Author Ma Jian writes in the New York Times about the need to grieve, not only for the victims of the recent earthquake, but for those killed on June 4:
Watched on television screens around the world, the Tiananmen massacre was a defining moment in 20th-century history. Like Budapest in 1956 and Prague in 1968, it has become a global symbol of totalitarian repression. But in China the subject is taboo. Even in the privacy of their homes, parents dare not discuss it with their children. Blinded by fear and bloated by prosperity, they have succumbed to a collective amnesia.
Some might object to recalling calamities of the past while China is struggling to cope with a present disaster. Already the Western news media has turned its attention away from political repression in China and Tibet, out of respect for the dead. When invited to speak at a London human rights event recently as a banned Chinese novelist, I was asked not to say anything negative about my country.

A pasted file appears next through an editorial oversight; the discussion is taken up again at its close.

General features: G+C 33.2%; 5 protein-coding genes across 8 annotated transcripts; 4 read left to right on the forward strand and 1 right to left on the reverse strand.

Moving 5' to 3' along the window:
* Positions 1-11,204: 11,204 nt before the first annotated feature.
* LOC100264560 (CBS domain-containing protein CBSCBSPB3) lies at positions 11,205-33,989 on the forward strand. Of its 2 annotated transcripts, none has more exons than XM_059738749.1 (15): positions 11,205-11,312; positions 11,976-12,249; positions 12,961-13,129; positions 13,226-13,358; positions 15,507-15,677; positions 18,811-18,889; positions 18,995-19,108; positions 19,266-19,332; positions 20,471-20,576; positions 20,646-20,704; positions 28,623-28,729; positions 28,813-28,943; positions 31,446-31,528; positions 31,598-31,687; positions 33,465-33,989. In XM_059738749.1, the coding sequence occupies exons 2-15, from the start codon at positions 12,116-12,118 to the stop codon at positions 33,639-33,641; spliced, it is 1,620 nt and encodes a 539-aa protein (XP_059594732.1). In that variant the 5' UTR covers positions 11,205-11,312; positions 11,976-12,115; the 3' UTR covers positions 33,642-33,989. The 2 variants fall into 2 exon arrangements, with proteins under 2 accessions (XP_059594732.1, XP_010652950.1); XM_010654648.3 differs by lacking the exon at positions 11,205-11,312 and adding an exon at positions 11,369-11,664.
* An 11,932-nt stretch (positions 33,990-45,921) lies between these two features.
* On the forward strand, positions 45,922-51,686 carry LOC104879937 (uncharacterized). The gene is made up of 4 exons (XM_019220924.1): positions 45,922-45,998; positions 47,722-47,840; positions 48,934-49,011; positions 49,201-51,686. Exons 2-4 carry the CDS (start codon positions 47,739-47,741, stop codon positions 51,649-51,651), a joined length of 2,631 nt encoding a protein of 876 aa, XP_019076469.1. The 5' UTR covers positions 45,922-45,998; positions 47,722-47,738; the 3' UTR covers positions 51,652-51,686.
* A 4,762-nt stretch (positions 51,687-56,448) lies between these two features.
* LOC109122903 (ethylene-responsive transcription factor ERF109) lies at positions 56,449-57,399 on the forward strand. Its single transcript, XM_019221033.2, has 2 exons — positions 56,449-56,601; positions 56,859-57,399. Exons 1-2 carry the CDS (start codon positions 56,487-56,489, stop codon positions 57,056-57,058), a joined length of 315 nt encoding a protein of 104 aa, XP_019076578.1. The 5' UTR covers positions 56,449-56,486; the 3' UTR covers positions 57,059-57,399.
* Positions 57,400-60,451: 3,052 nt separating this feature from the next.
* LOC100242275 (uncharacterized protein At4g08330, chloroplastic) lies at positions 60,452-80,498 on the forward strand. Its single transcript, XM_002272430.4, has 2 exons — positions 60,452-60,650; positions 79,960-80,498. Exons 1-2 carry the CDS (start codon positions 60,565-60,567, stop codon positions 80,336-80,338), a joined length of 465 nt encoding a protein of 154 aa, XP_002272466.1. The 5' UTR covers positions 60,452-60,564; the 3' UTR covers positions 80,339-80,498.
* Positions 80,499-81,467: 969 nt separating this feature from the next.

But grief refuses to be channeled. It spills over. In Sichuan, it turns to anger as parents demand to know why 6,898 schools collapsed during the quake while government buildings remained standing. As the nation mourns, it will begin to remember the deaths it has been forbidden to recall: not only the thousands who were slaughtered in 1989, but the tens of millions who died under Mao’s rule during the Anti-Rightist Campaign, the Great Leap Forward and the Cultural Revolution.
Read also another recent op-ed by Ma Jian in which he speaks out about the current silence of Chinese writers, who were at the forefront of the 1989 demonstrations. Rebecca MacKinnon’s post “China’s grieving parents” also includes several useful links.